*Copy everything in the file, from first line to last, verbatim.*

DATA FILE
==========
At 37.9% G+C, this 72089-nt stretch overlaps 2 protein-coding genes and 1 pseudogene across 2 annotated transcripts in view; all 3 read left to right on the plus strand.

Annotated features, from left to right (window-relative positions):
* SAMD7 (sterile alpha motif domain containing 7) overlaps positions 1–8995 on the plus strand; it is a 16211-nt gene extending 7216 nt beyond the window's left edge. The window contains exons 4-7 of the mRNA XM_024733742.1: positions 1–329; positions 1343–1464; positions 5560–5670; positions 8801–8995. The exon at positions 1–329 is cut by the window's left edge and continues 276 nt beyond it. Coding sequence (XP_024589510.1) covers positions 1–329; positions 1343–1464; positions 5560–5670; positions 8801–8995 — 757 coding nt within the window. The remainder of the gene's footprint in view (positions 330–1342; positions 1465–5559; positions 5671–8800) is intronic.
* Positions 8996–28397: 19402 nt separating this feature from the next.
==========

At 37.9% G+C, this 72089-nt stretch overlaps 2 protein-coding genes and 1 pseudogene across 2 annotated transcripts in view; all 3 read left to right on the plus strand.

Annotated features, from left to right (window-relative positions):
* SAMD7 (sterile alpha motif domain containing 7) overlaps positions 1–8995 on the plus strand; it is a 16211-nt gene extending 7216 nt beyond the window's left edge. The window contains exons 4-7 of the mRNA XM_024733742.1: positions 1–329; positions 1343–1464; positions 5560–5670; positions 8801–8995. The exon at positions 1–329 is cut by the window's left edge and continues 276 nt beyond it. Coding sequence (XP_024589510.1) covers positions 1–329; positions 1343–1464; positions 5560–5670; positions 8801–8995 — 757 coding nt within the window. The remainder of the gene's footprint in view (positions 330–1342; positions 1465–5559; positions 5671–8800) is intronic.
* Positions 8996–28397: 19402 nt separating this feature from the next.